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First Born Sons

This week's reading introduces us to Joseph and his adventures in Egypt. The parsha opens with telling us that Joseph is seventeen, he is his father's favorite child and that he (Joseph) has vivid dreams. We also learn early on that his brother's hate him because of his dreams. This hatred (or fear) leads directly to their first plotting to kill him and then eventually to their throwing him into a pit. What happens next is a matter of how you read the text.

Some understand the text to teach that the brothers decide against killing Joseph in favor selling him to the Ishmaelites. "And afterwards [throwing Joseph into the pit] when they sat down to eat they lifted up their eyes and looked; lo! there was a caravan of Ishmaelites ...Come, let us sell him to the Ishmaelites" (Genesis 37:25 - 27) But the next verse suggests a problem with this reading: "Meanwhile Midianite men, traders, passed by, pulled and fetched Joseph out of the pit and sold Yosef to the Ishmaelites...and they brought Yosef to Mitzrayim."

Who actually sold Yosef into slavery? Was it the brothers or was it the Midianites? Of course, it doesn't matter who actually received payment for Yosef because it is clear from the text that the brothers, with the exception of Reuben, fully intended to rid themselves of him one way or another, and therefore, according to tradition bear the responsibility.

So what redeeming lesson can we glean from this excessive tale of sibling rivalry? To answer this question let us take a closer look at Reuben. When Yosef's brothers spot him coming they immediately set about plotting to kill him: "Now come, let us kill him, let us throw him into one of the pits and say that wild beasts ate him". (37:19) However, "Reuben heard it and rescued him from their hands". Thus, it is clear that Reuben does not want harm to come to his younger brother. Why?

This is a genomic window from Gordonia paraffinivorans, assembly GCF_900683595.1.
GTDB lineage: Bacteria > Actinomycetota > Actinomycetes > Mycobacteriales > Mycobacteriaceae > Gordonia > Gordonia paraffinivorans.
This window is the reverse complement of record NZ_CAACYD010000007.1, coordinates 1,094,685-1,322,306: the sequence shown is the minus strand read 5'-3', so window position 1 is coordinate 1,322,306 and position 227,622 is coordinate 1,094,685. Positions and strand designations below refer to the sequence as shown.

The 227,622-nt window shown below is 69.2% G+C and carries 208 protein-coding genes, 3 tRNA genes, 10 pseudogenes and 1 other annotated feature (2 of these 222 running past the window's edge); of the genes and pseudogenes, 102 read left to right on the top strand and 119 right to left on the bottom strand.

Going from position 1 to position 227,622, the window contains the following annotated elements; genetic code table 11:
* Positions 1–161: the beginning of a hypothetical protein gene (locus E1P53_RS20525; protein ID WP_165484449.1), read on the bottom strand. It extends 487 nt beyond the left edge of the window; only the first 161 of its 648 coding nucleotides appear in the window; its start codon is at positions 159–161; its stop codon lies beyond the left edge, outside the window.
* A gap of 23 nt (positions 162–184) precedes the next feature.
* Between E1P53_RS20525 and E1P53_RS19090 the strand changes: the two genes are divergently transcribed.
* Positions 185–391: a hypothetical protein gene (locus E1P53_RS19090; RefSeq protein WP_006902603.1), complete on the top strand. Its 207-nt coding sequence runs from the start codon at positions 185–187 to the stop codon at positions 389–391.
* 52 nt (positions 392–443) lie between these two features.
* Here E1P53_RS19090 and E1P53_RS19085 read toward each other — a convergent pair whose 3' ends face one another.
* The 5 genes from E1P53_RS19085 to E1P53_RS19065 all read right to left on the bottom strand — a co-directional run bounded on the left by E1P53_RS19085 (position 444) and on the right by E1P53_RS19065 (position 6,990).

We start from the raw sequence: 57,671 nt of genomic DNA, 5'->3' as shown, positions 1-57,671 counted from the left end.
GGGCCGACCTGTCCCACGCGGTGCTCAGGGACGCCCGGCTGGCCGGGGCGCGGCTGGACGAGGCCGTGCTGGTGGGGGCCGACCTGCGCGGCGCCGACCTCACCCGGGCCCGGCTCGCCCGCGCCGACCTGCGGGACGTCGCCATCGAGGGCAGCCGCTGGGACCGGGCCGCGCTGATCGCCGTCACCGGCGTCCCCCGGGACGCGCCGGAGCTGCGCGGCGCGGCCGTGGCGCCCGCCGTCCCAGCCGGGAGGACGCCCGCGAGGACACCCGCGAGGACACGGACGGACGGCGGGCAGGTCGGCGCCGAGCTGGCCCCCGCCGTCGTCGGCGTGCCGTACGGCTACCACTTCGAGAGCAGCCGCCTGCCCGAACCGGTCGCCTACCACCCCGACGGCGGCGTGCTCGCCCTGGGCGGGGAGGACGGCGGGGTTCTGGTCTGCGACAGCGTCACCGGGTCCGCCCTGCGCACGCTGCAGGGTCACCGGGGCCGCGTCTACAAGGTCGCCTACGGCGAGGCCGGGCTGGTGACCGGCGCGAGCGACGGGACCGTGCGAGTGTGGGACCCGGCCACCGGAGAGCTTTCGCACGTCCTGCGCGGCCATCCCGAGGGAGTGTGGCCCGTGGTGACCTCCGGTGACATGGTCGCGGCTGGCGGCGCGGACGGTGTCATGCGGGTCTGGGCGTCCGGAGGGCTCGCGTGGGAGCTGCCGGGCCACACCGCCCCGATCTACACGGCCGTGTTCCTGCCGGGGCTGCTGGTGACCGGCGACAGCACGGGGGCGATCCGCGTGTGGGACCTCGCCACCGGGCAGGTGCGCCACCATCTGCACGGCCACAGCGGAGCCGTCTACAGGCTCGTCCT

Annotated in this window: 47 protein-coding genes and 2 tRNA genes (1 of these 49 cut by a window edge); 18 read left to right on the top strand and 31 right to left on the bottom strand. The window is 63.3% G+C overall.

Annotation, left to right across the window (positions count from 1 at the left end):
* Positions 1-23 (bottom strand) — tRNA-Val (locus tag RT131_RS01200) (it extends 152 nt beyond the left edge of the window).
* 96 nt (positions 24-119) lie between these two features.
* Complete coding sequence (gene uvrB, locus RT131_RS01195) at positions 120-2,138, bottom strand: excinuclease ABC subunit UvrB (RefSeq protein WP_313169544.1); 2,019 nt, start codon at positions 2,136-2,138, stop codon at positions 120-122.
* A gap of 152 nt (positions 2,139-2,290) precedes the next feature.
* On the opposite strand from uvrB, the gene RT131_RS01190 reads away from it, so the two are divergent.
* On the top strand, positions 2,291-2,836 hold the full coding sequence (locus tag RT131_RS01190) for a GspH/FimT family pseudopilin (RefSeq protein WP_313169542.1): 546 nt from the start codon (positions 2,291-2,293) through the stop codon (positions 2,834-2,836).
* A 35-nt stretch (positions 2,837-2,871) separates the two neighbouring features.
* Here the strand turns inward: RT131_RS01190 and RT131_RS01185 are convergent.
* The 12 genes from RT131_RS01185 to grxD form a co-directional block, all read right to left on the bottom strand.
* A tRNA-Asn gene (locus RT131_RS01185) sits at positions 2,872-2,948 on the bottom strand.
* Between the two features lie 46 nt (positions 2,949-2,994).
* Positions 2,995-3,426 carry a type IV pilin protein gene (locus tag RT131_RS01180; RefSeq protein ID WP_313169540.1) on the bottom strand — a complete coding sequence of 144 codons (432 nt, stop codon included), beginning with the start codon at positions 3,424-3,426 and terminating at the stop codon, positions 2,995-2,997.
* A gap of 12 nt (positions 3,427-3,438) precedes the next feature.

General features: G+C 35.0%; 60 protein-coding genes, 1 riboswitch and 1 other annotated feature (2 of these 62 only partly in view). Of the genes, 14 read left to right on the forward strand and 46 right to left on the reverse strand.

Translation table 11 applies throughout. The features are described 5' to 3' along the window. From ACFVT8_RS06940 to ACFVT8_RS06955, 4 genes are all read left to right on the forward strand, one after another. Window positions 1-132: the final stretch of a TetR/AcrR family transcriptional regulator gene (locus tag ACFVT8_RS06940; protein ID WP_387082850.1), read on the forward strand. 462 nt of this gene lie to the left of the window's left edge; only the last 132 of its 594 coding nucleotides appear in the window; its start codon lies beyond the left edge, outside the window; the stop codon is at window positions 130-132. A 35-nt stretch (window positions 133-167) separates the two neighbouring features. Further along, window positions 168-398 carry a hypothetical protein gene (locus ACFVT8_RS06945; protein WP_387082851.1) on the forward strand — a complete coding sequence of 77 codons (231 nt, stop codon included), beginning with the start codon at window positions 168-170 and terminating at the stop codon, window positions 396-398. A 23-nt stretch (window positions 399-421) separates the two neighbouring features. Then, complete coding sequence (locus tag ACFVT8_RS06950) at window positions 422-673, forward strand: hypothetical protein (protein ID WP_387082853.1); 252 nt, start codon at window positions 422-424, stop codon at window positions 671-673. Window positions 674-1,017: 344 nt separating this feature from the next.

This is not clear from the text. One possible answer is that Reuben was concerned about becoming the only "first" born son. Yosef, recall, was the first born son of Yaakov by Rachel while Reuben was the first born son of Yaakov by Leah. Perhaps he feared that he would bear the brunt of the fault for the "accident" that was supposed to befall Yosef. Or, possibly the responsibilities of a first born were more than he could handle? (In either case, this dynamic between two "first borns" offers a distorted reflection of the rivalry for first born status between Yaakov and Esau). Regardless, his concern for his brother seems genuine when he later discovers that Yosef is gone from the pit: "When Yosef was not in the pit, he rent his clothes. The he returned to his brothers and said: 'The child is not here, and I -where can I go?'". (37:29-30)

From this sequence of text it appears that Reuben truly intended to save his brother. But what happened? He delayed doing what he believed he should do and the consequence was that he was too late to save his brother. The lesson is clear and familiar: we must not put off until later what must be done now.
Topics: Divrei Torah
Type: Dvar Torah